6. Bulk up your classroom and school libraries to offer military-related books. Military-connected students have seen and experienced the world. Bring them books that relate to their needs and experiences. If you don’t know where to start, consider publishers like Elva Resa Publishing, who specializes in military families.
7. Encourage involvement in playground activities – Don’t write this suggestion off as an elementary strategy. Remember, I teach middle and high school! We’ll probably change the phrases to quad, lunch room, PE, classroom centers (yup, I have centers in high school!), sports, dances, homecoming. And what is wrong with playing games in the classroom? Nothing! Consider this… At the 2016 Military Child Education Coalition National Training Seminar, Boy Scouts of America emphasized the importance of a military-connected kid’s immediate opportunity to participate in extra-curricular activities. If a student does not make a connection in the first two weeks, it is likely that student will not make any connections…and then they’ll move. By ensuring military-connected students have the opportunity to play, schools ensure these same students connect in meaningful ways. Teachers can be key advocates in this area and even create involvement activities in the classroom.
8. Create a Military or Yellow Ribbon club – invite both military & non-military kids to discuss military-connected challenges, support/welcome all new students, say goodbye to leaving students, & complete community projects like friendship gardens. You may find that even your returning students will benefit from this type of club.
9. Challenge students at deeper levels if they are repeating learning content… but don’t assume the student has prior instruction. I know what my returning students learned the year before because their teacher is my classroom neighbor. I don’t know this about my new kids – especially about my new military-connected students coming from different states! Parents are starting to keep track of student work using portfolios designed through Families On The Home Front’s Operation Dandelion Kids. As teachers, we can use this learning tool to design curriculum to meet ALL our students’ needs.
10. Smile and personally welcome them to your classroom! Be their first friendly face. They’ll be more willing to learn from you if they respect you and know you respect them.
Teachers everywhere are reviewing curriculum, decorating classrooms, buying supplies, and reviewing class charts. We recognize most of the names in our class, but there are the few names we don’t recognize – the new military connected students. Let’s build a few resiliency strategies into our teaching repertoire NOW to support new students on DAY ONE.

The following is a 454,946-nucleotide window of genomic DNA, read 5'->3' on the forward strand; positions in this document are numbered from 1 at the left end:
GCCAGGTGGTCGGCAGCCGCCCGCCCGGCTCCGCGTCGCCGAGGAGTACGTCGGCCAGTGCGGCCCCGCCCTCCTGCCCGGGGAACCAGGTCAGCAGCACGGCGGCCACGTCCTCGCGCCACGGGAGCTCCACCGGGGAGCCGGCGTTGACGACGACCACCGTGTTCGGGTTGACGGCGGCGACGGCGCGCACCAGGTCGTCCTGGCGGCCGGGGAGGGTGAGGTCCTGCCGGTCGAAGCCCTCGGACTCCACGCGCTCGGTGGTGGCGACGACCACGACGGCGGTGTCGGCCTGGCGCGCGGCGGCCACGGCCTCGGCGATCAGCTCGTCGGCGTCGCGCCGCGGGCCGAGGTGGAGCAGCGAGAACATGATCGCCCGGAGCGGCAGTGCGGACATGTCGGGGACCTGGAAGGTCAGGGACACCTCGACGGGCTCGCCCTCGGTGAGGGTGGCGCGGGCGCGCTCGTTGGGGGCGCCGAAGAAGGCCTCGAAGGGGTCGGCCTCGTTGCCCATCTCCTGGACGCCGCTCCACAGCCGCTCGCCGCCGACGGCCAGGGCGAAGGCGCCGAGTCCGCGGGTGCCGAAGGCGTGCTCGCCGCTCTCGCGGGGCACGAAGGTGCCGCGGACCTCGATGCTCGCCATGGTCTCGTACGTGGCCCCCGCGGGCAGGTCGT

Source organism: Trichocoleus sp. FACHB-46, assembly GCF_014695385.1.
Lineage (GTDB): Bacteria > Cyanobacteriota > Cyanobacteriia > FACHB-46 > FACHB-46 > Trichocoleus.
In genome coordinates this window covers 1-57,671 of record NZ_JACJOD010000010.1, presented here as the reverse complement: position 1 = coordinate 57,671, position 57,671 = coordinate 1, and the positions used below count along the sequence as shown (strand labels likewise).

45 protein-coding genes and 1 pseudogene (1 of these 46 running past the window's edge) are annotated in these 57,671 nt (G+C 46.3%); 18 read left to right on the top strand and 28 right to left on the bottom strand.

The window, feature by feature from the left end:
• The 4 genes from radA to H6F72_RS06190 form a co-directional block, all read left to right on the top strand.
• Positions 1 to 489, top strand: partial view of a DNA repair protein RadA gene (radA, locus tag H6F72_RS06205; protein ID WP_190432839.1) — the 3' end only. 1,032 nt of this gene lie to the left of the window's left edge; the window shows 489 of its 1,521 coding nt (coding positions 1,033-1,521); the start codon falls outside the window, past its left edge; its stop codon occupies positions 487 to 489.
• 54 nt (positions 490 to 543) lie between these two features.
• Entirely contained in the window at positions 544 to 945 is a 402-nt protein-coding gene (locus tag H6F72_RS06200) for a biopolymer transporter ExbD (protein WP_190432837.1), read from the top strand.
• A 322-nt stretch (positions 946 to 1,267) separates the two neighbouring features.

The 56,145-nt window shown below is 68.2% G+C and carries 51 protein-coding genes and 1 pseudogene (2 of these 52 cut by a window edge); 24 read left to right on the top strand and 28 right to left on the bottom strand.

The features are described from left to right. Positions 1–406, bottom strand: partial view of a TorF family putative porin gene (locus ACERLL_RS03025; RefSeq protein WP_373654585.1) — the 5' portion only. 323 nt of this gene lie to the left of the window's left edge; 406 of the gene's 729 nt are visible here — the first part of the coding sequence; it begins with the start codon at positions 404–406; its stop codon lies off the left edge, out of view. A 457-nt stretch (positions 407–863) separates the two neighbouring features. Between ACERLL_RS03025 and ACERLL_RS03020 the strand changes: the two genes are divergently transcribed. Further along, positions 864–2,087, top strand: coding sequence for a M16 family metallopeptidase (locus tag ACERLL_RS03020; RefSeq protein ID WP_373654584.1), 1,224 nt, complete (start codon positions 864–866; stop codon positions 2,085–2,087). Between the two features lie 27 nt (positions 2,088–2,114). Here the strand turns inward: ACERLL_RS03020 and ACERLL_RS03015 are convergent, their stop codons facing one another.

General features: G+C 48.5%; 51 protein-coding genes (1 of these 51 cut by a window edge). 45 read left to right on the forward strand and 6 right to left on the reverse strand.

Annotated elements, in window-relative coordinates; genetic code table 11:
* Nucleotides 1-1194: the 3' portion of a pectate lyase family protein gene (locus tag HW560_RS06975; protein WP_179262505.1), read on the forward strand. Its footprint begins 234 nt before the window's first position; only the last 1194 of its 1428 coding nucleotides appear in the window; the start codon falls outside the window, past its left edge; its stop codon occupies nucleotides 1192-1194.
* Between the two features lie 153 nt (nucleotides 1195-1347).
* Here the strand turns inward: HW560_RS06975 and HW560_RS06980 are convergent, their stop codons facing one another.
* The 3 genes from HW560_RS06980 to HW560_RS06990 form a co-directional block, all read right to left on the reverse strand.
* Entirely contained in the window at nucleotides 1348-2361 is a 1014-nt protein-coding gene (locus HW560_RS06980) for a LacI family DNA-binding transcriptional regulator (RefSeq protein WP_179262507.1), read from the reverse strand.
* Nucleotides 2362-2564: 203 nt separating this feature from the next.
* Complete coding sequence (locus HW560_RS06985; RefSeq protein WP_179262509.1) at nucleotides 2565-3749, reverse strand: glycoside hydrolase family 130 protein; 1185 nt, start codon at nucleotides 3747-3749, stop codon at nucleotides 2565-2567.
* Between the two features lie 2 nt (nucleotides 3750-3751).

We can start together TONIGHT at a FREE LIVE webinar: Back-to-School Strategies: Supporting Military-Connected Students and Families Hosted by National University NBC Teacher Leadership Center.
Amanda Trimillos is an Air Force wife, mother of four, Doctoral student, university adjunct instructor, Key Spouse, and former DODDs teacher. In nineteen years of military life, Amanda has experienced seven moves and five deployments. Amanda’s teaching experience ranges from 6th-12 grade in four different states and with the DoD Schools. She is a National Board Certified Teacher (NBCT), NBCT Program Ambassador and course lead at National University.
She advocates for military-connected students and military spouse educators through the White House’s Joining Forces: Operation Educate the Educator initiative. Amanda is published and speaks nationally about strategies to support military-connected students and how to keep military spouses in the teaching profession. Her national appearances include the inaugural Blue Star Family NetworkLive! panel speaker in Washington DC, four times Department of Education “Teach to Lead” Summit senior teacher mentor, and National Board Certification Leadership Center annual conference presenter in California. Her publications can be found in print and on the web. She wrote “School Choices and Changes” in the book Stories Around the Table: Laughter, Wisdom, and Strength in Military Life.
Facebook: Amanda NB CT